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The three-dimensional extension of f-x prediction

The extension of f-x prediction into three dimensions is more difficult than that of t-x prediction. For each frequency, instead of a prediction along a vector, the prediction of a set of complex numbers within a plane is required. For the examples of 3-dimensional f-x prediction shown here, I computed a complex-valued 2-dimensional filter at each frequency with a conjugate-gradient routine. While other techniques for computing this filter exist, they should produce similar results. The advantage of this approach is that the huge matrix $\st X$ used to describe the 3-dimensional convolution of the filter with the data does not need to be stored, and the inverse of $\st X^{\dagger} \st X$does not need to be computed, which simplifies the problem significantlyClaerbout (1992a).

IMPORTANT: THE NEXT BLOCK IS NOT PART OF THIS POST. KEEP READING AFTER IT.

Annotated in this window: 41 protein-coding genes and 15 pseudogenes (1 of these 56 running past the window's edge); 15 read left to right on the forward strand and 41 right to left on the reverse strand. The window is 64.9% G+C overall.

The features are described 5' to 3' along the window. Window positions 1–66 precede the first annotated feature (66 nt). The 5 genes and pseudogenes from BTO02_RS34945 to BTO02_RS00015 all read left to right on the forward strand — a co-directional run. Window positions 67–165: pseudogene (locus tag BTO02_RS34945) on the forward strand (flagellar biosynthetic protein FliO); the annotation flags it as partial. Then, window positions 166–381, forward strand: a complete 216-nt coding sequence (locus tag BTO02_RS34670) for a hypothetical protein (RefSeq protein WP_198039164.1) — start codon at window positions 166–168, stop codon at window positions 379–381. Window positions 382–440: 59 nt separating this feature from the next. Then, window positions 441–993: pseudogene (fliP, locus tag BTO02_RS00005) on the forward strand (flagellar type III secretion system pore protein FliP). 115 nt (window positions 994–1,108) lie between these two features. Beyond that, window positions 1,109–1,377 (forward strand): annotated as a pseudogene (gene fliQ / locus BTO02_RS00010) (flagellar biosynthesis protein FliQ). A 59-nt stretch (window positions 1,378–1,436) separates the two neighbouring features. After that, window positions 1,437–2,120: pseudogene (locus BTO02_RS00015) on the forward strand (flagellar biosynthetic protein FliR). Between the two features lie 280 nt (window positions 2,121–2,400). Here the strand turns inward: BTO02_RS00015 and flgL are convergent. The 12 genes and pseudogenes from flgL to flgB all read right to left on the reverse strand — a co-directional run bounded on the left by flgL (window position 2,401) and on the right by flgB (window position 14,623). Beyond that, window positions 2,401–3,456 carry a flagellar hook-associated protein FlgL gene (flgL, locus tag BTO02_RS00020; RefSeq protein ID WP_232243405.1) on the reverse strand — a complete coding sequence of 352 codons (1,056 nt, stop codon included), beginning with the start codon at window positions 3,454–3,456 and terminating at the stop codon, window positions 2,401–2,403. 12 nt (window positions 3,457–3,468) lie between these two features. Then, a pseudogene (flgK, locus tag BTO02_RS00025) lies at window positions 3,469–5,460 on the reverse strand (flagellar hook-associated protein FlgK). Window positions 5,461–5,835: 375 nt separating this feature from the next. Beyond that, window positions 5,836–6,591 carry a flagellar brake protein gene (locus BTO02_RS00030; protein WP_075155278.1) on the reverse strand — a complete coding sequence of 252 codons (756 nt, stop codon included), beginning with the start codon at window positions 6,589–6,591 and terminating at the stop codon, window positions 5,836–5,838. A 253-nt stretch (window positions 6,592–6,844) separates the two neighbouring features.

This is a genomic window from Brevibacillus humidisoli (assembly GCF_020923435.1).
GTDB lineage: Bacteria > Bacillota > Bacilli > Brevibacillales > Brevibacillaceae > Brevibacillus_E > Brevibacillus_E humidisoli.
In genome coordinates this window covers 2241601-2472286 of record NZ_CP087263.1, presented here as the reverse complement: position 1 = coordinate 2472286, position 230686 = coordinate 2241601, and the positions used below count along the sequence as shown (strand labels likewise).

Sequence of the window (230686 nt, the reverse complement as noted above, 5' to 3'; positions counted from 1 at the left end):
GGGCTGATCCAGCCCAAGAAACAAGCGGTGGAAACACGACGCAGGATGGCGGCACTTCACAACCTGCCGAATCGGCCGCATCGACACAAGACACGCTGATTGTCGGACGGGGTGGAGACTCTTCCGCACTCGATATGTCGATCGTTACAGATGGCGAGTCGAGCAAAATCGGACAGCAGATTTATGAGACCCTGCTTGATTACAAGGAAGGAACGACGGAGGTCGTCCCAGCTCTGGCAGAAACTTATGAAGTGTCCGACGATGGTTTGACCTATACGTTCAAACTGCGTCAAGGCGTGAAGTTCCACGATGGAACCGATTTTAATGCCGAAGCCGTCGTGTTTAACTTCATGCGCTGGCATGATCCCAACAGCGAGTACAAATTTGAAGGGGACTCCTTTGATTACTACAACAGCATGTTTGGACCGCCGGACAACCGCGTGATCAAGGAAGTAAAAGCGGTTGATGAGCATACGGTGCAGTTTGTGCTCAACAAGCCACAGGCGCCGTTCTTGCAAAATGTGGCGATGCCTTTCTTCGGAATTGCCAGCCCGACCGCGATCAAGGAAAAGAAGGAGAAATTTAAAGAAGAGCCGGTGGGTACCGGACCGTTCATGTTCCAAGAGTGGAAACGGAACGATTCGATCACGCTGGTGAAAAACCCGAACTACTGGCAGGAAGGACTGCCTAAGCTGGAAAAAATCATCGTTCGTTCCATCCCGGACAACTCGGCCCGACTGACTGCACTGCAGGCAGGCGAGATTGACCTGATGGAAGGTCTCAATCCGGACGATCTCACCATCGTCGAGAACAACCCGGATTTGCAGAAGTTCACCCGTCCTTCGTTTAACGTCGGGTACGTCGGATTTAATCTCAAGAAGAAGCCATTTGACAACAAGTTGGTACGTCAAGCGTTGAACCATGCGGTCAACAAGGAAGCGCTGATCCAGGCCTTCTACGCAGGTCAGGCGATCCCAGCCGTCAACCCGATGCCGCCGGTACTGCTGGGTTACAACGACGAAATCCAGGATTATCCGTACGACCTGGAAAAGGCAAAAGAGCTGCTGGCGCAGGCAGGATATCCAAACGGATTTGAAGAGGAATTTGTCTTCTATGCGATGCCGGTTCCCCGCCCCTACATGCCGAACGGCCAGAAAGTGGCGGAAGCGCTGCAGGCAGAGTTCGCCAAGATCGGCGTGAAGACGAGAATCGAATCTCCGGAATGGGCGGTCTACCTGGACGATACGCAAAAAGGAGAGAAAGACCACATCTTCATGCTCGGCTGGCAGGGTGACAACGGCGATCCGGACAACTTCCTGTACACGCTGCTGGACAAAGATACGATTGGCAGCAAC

The shape of the 2-dimensional filter used to predict numbers in a 2-dimensional frequency slice has the form  
 \begin{displaymath}
\begin{array}
{ccccc}
 c_{-2,0} & c_{-2,1} & c_{-2,2} & c_{-...
 ...1,4} \\  0 & c_{2,1} & c_{2,2} & c_{2,3} & c_{2,4} \end{array},\end{displaymath} (71)
where all the coefficients are complex-valued. The justification for this shape is more fully discussed on page 198 of Claerbout 1992a, but this form may be compared to a horizontal slice through the center of the filter shown in Figure [*]. If the collection of the filters for all frequencies is Fourier transformed in time, a filter similar to the one shown in Figure [*], but extended in time, is formed.


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Stanford Exploration Project
2/9/2001